“Everybody was pitching in and helping out,” he said. His cheese supplier gave him some free cheese. But “after about three weeks, the tune changed and everybody was like, ‘I gotta cover my ass,’” Mr. Mackissock said. It will cost about $10,000 to reopen each of his four restaurants that have remained partially open doing takeout and $50,000 or so to reopen the one that closed completely, he said.

As the shutdown set in, food suppliers became more worried about getting paid by restaurants that could be on the verge of closing down, said Mike DeNiro, vice president of LaSource Group in North East, Pa., which does debt collection for restaurant suppliers.

In the first month or so of the shutdown, Mr. DeNiro said, business slowed down. Clients such as Supreme Lobster, a Chicago seafood wholesaler, were more focused on managing the crisis than on collecting old debts. Demand from restaurants was plummeting, but retailer demand was soaring.

“It became mayhem with our supermarkets,” said Jacqueline Sylenko, who handles accounts receivable for Supreme Lobster. “The meat ran out, and people wanted seafood,” she said. “People wanted catfish. People wanted tilapia.”

Once the scramble to meet demand was over, she said, the company turned toward its restaurant clients. Many, she said, agreed to pay a few hundred dollars a month on their outstanding bills, but that still meant paying upfront for food delivered for the reopening.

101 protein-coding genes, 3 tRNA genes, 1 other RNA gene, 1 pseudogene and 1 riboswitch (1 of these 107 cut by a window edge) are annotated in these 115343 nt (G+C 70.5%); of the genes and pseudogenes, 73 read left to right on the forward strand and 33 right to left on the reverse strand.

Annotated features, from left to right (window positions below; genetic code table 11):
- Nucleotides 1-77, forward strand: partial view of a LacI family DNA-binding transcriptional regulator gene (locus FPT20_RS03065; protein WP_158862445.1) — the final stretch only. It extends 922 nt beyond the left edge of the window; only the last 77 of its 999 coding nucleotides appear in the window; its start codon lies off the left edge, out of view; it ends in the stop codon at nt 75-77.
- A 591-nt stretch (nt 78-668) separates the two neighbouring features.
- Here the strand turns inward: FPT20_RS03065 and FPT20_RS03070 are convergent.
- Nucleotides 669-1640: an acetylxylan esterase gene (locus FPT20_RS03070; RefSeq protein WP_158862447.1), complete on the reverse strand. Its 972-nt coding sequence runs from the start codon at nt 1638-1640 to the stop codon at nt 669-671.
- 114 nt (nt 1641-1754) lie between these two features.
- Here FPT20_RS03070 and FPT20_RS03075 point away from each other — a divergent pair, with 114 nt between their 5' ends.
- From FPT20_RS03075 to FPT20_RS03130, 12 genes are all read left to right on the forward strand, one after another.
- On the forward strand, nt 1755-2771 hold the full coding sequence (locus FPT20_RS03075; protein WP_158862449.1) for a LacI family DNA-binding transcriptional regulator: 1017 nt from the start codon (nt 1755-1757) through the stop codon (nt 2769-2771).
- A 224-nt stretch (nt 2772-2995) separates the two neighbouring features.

Some, Ms. Sylenko said, “want to create new debt without paying off the old debt” and refused to negotiate a payment plan. That won’t work, she said.

That is when she calls in Mr. DeNiro. He approaches restaurants with a simple message: Figure out a way to pay your old bills, or you won’t get any more food when you reopen. “The last thing you want when you open are problems with your supply chain,” Mr. DeNiro said.

Those that can’t make good seem likely to go under. He worries that could happen to a lot of restaurants: May was his busiest month ever, he said, which means lots of clients aren’t paying up.

An estimated 3% of U.S. restaurants have closed for good since the start of the crisis, according to the National Restaurant Association. The trade group expects tens of thousands of restaurants will shut as a result of the pandemic.

Restaurant chains typically have more access to cash than independent restaurants, but it can be costly. Anthony Pigliacampo started a small chain called Modern Market in Denver that took on private-equity funding and expanded to dozens of locations. He said founders of private-equity-backed chains might have to give up some of their equity if they need to tap their investors for more money ahead of reopening.

There is still cash available, but it is a fraction of what it was before. ARF Financial LLC, a finance company that lends to restaurants, has cut back the size of its loans from an average of $100,000 to between $15,000 and $20,000, and borrowers will have to “show they’re making progress ramping up to average sales” to get further credit, said President Les Haskew.

Mr. Brunson, who had been the owner of Old Major, said additional cash wouldn’t solve his bigger problem: Restrictions on the number of customers and a depressed economy mean he might end up operating at a loss. He could have switched to a cheaper menu or focused on takeout. Instead, this month he sold Old Major and will use the money to support his other ventures.